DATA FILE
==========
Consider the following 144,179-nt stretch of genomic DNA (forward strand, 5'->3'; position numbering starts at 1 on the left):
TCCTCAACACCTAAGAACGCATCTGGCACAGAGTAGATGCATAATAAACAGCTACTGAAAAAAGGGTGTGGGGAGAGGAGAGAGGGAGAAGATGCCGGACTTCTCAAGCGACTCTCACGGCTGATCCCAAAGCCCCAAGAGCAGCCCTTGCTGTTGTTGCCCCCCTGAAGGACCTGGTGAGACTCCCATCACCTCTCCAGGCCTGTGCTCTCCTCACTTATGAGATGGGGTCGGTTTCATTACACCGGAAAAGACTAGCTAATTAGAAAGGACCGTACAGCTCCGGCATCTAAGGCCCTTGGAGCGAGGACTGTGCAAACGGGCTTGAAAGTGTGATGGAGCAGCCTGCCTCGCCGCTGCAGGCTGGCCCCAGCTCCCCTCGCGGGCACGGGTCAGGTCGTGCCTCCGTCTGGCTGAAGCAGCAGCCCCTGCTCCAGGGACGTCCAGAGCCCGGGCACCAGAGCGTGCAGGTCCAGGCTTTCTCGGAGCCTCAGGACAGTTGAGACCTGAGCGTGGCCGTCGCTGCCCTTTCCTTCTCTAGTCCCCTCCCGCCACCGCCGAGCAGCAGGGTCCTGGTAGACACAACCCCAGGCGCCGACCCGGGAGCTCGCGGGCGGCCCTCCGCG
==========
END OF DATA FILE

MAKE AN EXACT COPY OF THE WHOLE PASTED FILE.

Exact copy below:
Consider the following 144,179-nt stretch of genomic DNA (forward strand, 5'->3'; position numbering starts at 1 on the left):
TCCTCAACACCTAAGAACGCATCTGGCACAGAGTAGATGCATAATAAACAGCTACTGAAAAAAGGGTGTGGGGAGAGGAGAGAGGGAGAAGATGCCGGACTTCTCAAGCGACTCTCACGGCTGATCCCAAAGCCCCAAGAGCAGCCCTTGCTGTTGTTGCCCCCCTGAAGGACCTGGTGAGACTCCCATCACCTCTCCAGGCCTGTGCTCTCCTCACTTATGAGATGGGGTCGGTTTCATTACACCGGAAAAGACTAGCTAATTAGAAAGGACCGTACAGCTCCGGCATCTAAGGCCCTTGGAGCGAGGACTGTGCAAACGGGCTTGAAAGTGTGATGGAGCAGCCTGCCTCGCCGCTGCAGGCTGGCCCCAGCTCCCCTCGCGGGCACGGGTCAGGTCGTGCCTCCGTCTGGCTGAAGCAGCAGCCCCTGCTCCAGGGACGTCCAGAGCCCGGGCACCAGAGCGTGCAGGTCCAGGCTTTCTCGGAGCCTCAGGACAGTTGAGACCTGAGCGTGGCCGTCGCTGCCCTTTCCTTCTCTAGTCCCCTCCCGCCACCGCCGAGCAGCAGGGTCCTGGTAGACACAACCCCAGGCGCCGACCCGGGAGCTCGCGGGCGGCCCTCCGCG